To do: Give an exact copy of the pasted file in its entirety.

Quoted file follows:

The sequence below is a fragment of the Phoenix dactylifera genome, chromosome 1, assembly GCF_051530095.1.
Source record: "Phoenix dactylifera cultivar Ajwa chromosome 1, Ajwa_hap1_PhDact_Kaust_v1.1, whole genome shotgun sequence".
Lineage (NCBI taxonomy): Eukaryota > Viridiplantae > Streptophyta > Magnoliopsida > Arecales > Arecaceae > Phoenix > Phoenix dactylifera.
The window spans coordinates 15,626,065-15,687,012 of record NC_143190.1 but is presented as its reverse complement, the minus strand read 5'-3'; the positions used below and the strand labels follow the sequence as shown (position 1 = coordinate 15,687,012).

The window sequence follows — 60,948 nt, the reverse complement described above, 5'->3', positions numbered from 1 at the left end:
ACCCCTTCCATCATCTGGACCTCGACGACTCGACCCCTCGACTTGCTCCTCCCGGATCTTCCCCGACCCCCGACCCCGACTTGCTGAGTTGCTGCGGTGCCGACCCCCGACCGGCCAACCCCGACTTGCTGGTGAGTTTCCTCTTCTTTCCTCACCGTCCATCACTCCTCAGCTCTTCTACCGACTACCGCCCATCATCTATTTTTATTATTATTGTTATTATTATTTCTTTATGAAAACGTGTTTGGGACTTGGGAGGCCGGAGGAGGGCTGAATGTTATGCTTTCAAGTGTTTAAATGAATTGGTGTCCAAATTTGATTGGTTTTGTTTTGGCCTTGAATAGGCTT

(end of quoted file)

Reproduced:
The sequence below is a fragment of the Phoenix dactylifera genome, chromosome 1, assembly GCF_051530095.1.
Source record: "Phoenix dactylifera cultivar Ajwa chromosome 1, Ajwa_hap1_PhDact_Kaust_v1.1, whole genome shotgun sequence".
Lineage (NCBI taxonomy): Eukaryota > Viridiplantae > Streptophyta > Magnoliopsida > Arecales > Arecaceae > Phoenix > Phoenix dactylifera.
The window spans coordinates 15,626,065-15,687,012 of record NC_143190.1 but is presented as its reverse complement, the minus strand read 5'-3'; the positions used below and the strand labels follow the sequence as shown (position 1 = coordinate 15,687,012).

The window sequence follows — 60,948 nt, the reverse complement described above, 5'->3', positions numbered from 1 at the left end:
ACCCCTTCCATCATCTGGACCTCGACGACTCGACCCCTCGACTTGCTCCTCCCGGATCTTCCCCGACCCCCGACCCCGACTTGCTGAGTTGCTGCGGTGCCGACCCCCGACCGGCCAACCCCGACTTGCTGGTGAGTTTCCTCTTCTTTCCTCACCGTCCATCACTCCTCAGCTCTTCTACCGACTACCGCCCATCATCTATTTTTATTATTATTGTTATTATTATTTCTTTATGAAAACGTGTTTGGGACTTGGGAGGCCGGAGGAGGGCTGAATGTTATGCTTTCAAGTGTTTAAATGAATTGGTGTCCAAATTTGATTGGTTTTGTTTTGGCCTTGAATAGGCTT